Brigit Strawbridge

Brigit Strawbridge, Bee Ambassador

I have to admit to being just a little obsessed with bees. In fact it’s probably fair to say I’m quite ‘bee’sotted. Bees have fascinated and enchanted me since my childhood, but it is only since the media started reporting on bee decline some years back that I fully appreciated the magnitude of their importance as pollinators – and how much I had always taken these amazing little creatures for granted.

Since then, I have been campaigning, talking and writing to raise awareness of the importance of bee diversity, the ways different species access and pollinate different flowering plants and the myriad reasons for the declines in bee diversity, range and population. I firmly believe that if we get it right for bees we will, in turn, get it right for all life on earth.


My approach when I first started looking into this issue was to focus on the

A Nitidia Male Bee

A Nitidia Male Bee


importance of bees to the human food chain and the pesticides that were contributing, in part, to their decline. I read, watched and digested everything I could get my hands on, learning more and more each year till both my head and my home were full to bursting with information: facts and figures; names of bees; types of pesticides; scientific reports; lists of this and that; and goodness knows what else.

This was all well and good, but in my rush to assimilate the kind of information I thought I needed to help me understand and pass on what exactly was going wrong, I almost missed out on understanding the most important thing of all – i.e. the bees themselves, their beauty, their behaviour and their intrinsic worth.

Once this dawned upon me everything began to change as a whole new and incredible world began to unfold…..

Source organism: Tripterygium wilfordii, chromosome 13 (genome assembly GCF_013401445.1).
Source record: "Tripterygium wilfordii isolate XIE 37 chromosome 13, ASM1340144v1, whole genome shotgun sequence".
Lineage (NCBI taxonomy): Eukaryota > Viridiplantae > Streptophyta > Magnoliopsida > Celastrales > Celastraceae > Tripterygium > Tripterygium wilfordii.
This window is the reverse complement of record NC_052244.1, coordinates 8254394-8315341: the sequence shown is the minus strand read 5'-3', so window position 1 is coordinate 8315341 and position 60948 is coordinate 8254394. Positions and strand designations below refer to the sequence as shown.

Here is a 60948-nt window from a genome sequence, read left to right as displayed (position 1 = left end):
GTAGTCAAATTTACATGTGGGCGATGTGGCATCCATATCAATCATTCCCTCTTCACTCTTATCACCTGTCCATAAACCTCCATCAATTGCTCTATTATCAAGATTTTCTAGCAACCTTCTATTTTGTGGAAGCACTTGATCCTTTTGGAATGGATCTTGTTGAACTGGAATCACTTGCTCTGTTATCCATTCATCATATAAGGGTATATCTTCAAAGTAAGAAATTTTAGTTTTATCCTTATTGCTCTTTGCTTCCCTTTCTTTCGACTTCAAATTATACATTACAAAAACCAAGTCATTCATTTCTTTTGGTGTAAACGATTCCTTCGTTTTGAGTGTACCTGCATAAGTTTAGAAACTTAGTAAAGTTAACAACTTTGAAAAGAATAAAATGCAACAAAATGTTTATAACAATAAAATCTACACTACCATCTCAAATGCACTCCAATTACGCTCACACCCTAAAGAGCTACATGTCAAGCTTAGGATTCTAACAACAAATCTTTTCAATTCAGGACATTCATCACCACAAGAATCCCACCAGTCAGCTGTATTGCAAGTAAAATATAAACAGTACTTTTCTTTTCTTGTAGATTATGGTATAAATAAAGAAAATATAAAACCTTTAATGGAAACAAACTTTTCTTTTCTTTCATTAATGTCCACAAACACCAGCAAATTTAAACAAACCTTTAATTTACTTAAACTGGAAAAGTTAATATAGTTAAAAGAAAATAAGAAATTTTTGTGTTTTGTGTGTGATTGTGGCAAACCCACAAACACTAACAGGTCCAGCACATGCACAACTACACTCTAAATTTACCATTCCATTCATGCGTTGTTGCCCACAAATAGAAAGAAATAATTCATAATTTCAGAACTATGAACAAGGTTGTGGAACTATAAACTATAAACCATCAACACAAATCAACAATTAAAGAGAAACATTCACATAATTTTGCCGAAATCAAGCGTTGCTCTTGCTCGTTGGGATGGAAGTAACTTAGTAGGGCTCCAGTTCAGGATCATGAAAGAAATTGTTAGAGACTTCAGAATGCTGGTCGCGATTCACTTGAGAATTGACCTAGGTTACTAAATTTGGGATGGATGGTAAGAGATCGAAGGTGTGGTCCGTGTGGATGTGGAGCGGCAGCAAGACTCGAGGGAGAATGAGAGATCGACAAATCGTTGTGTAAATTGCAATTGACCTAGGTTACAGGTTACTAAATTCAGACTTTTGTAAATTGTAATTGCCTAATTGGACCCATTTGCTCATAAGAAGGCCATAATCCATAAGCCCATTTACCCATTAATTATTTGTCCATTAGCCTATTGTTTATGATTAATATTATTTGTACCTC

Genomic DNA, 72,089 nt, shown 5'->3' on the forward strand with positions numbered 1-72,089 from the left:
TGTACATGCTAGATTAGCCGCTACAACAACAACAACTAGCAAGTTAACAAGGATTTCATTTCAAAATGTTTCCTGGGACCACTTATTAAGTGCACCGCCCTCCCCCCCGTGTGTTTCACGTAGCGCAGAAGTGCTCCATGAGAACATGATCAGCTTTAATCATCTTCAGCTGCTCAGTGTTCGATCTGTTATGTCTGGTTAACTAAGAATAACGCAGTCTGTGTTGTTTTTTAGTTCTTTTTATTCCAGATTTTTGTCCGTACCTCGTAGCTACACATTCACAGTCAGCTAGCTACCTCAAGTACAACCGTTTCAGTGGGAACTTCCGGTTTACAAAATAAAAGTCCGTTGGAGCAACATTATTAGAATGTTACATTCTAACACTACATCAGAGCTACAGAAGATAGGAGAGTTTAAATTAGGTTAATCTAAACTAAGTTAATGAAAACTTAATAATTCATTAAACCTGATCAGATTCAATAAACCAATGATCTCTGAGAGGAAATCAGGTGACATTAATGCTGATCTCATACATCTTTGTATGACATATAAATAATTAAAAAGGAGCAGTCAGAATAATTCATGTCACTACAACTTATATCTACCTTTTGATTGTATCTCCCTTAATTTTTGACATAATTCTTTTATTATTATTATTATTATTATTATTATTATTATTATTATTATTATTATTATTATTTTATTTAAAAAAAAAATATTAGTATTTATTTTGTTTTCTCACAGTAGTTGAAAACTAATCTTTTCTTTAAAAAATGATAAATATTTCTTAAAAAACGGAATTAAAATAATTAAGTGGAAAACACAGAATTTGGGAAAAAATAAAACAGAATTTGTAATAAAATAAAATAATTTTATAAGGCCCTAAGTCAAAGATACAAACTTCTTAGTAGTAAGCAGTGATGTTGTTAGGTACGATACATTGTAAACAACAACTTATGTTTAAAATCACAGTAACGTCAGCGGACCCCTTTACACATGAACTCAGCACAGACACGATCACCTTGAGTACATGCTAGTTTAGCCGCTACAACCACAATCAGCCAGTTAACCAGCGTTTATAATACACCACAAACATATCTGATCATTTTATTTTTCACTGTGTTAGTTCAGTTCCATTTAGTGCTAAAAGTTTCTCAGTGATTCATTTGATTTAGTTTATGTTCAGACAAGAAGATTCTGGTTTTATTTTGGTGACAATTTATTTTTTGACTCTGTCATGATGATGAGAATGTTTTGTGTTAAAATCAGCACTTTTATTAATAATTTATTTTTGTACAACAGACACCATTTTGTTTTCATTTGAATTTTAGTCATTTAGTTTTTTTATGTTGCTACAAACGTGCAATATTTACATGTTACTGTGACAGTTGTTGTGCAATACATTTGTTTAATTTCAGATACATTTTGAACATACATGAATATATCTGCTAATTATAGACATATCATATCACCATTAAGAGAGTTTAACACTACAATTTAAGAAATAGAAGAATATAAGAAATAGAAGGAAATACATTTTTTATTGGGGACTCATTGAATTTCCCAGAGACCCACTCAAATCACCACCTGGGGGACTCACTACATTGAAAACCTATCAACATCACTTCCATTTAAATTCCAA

B lapidaries bee in harebell

B lapidaries bee in harebell


Instead of reading books and spending time researching on the computer I now started to spend more and more time outside watching and listening to bees. I learned to recognise certain species and individuals by the sounds of their different buzzes; came to know what time of day I might be likely to find certain bees on certain plants; worked out how to tell male bumblebees from female bumblebees; could hear with my eyes closed when bumblebees were collecting pollen from the welsh poppies in my garden rather than aquilegia growing next to them; and began to guess from the shape, colour and size of certain flowers which bee (or other pollinator) I might to expect to collect pollen from that flower. It soon became obvious that I was learning things from the bees that I could never have learned from books.

I became more and more interested in the interaction between bees and flowering plants, which in turn led me to be more curious about the way the two must have co-evolved and adapted, physiologically and behaviourally, over the millennia. This, in its turn, reminded me of the awe and wonder I had felt as a child each and every time I made a connection between one aspect of the natural world and another. I was essentially, through the bees, beginning the process of reconnecting and rewildling.

I still campaign, talk and write about bees and their decline, but my focus has now shifted. I still want to share my newfound knowledge about bees and other pollinators with anyone and everyone who will listen, but more importantly I want to share my love and awe of these fascinating and delightful beings, together with the insights and understandings they have gifted me. My hope is that in doing this I might inspire others to fall in love, as I have, with the bees who visit their gardens… in which case they will start doing whatever they can to help ensure their continued survival for it is in our nature to want to protect that which we love.

I am delighted that Rachel has invited me to be a guest tutor on her wonderful Rewilding Apprenticeship later this year and cannot wait to share my love, knowledge and insights with you.